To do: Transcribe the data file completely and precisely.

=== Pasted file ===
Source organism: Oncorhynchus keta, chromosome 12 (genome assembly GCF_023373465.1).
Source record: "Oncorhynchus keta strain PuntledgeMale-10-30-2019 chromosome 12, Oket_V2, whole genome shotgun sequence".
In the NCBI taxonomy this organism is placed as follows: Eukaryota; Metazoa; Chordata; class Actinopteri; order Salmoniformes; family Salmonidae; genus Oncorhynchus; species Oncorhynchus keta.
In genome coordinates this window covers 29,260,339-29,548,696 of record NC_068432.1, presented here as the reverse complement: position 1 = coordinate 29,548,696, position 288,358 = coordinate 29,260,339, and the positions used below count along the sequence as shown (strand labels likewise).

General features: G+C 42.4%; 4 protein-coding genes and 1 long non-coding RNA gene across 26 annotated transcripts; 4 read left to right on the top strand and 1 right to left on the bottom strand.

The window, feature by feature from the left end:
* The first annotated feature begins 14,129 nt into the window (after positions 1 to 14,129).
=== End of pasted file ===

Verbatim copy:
Source organism: Oncorhynchus keta, chromosome 12 (genome assembly GCF_023373465.1).
Source record: "Oncorhynchus keta strain PuntledgeMale-10-30-2019 chromosome 12, Oket_V2, whole genome shotgun sequence".
In the NCBI taxonomy this organism is placed as follows: Eukaryota; Metazoa; Chordata; class Actinopteri; order Salmoniformes; family Salmonidae; genus Oncorhynchus; species Oncorhynchus keta.
In genome coordinates this window covers 29,260,339-29,548,696 of record NC_068432.1, presented here as the reverse complement: position 1 = coordinate 29,548,696, position 288,358 = coordinate 29,260,339, and the positions used below count along the sequence as shown (strand labels likewise).

General features: G+C 42.4%; 4 protein-coding genes and 1 long non-coding RNA gene across 26 annotated transcripts; 4 read left to right on the top strand and 1 right to left on the bottom strand.

The window, feature by feature from the left end:
* The first annotated feature begins 14,129 nt into the window (after positions 1 to 14,129).